Aerospike drags mainframes kicking and screaming into the modern world by feeding their data through Apache Spark

ML, analytics connector reduces memory demand, says database firm


In-memory NoSQL database Aerospike is launching connectors for Apache Spark and mainframes to bring the two environments closer together.

Following on from the release of Aerospike Database 5 in May, the idea is that IT teams can use Aerospike Connect to get data from existing transactional systems hosted on mainframes and exploit it using modern machine learning and analytics tools in Apache Spark. To that end, the Spark 2.4 connector supports streaming APIs for Structured Spark Streaming, which promises low latency for both reads and writes, the company said.

Meanwhile, there is also a connector based on JMS 1.1, a preferred option when integrating and synchronising with mainframe applications, to stream data in and out of Aerospike Database 5.

Bryan Betts, principal analyst with Freeform Dynamics, described the move as "extremely interesting".

He added: "The mainframe world is not the old world: these systems are still fundamental to operations of a lot of organisations. The challenge is bringing in new technology from outside the mainframe world."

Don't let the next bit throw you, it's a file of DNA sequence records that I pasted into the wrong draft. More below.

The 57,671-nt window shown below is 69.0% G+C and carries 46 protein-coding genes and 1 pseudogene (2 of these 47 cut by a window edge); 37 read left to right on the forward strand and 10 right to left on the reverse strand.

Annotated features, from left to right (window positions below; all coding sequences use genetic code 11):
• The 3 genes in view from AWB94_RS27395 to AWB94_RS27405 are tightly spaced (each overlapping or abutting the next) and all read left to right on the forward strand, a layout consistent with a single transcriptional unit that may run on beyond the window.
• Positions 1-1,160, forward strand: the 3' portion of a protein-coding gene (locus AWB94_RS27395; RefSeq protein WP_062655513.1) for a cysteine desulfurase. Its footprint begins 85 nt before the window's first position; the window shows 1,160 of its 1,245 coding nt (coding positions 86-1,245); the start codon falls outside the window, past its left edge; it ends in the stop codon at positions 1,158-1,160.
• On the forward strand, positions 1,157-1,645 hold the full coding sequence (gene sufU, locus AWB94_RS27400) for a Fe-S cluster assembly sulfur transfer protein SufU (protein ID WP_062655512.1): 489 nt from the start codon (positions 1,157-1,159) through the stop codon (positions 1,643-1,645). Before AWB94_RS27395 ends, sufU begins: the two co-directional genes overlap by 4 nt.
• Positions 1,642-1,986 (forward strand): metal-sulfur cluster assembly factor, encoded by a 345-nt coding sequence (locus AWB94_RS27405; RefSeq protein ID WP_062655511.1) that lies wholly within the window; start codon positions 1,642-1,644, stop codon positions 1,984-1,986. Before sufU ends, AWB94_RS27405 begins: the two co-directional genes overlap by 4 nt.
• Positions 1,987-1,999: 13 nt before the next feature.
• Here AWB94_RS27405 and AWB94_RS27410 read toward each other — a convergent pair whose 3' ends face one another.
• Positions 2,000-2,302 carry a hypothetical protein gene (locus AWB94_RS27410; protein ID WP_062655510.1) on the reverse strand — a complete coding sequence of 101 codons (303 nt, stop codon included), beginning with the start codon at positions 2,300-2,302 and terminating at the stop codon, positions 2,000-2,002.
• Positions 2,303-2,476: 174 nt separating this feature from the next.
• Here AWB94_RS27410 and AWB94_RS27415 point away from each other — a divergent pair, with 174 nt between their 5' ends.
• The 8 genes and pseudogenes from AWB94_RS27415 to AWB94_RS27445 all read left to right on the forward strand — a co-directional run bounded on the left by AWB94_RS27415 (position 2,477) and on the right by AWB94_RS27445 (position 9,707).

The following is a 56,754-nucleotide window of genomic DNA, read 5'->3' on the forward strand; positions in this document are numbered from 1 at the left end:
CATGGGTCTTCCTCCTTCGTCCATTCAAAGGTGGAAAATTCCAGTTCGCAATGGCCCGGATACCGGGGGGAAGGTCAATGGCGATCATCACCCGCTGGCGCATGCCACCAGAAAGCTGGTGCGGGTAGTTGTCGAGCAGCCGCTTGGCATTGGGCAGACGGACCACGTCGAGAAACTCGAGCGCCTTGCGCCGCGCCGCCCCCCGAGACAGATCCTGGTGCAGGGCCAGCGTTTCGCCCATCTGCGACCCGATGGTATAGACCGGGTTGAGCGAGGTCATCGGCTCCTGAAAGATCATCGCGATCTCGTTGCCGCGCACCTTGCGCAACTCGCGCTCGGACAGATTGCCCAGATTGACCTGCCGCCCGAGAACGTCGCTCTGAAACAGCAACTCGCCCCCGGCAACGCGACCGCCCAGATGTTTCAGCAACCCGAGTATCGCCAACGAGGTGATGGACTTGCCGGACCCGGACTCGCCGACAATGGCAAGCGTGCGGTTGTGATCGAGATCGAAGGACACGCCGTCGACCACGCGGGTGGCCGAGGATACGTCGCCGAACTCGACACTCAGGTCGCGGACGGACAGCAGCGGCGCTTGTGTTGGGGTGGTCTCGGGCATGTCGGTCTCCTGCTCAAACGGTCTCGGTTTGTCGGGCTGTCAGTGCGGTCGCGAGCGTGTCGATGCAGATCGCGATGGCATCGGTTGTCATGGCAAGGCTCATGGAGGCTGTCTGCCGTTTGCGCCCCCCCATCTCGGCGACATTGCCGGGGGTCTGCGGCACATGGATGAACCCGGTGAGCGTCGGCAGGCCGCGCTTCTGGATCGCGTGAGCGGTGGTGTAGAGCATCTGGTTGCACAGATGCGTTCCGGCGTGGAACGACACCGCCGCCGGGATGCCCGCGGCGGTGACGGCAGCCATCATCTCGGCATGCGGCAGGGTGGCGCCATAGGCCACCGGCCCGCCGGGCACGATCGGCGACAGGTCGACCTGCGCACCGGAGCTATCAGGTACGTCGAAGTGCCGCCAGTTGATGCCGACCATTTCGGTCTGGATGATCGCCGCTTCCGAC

According to Aerospike, the speed and low latency of its distributed multi-site clustering database allows users to draw data from mainframe systems for near-real-time analytics without changing or re-platforming the mainframe system.

"Data has gravity: mainframe systems are fundamental to the core operations of many business, holding years and decades of data," Betts said. "If you can get to that without making changes, that could be hugely valuable."

He emphasised that relational databases are not going away. Although the number of databases organisations use is a bit "out of control", a variety of technologies will be necessary, the analyst told The Register.

"I'm not convinced you can standardise on a single database technology. You are going to end up using more than one. You have to be open to the fact that very rarely is there a single tool that will do everything for you. The big companies are trying to cover as many bases as possible. With connectors and the ability to access the same data using multiple tools, the issue of having to have single source, from a large database vendor, kind of goes away."

Srini Srinivasan, Aerospike's chief product officer, told us one of the advantages of using the Spark connector for machine learning and analytics was reducing the demand for memory with Spark.

He said Aerospike had built a "data frame" for Spark to avoid pulling so much data into the analytics environment.

"You don't have to store all the data in Spark: you leave the data in Aerospike, and fetch it as it's needed. This allows the Spark process to access a lot more data, and reduces the amount of memory that Spark is using. Otherwise, you would have to expand the Spark memory footprint by a couple of orders of magnitude." ®

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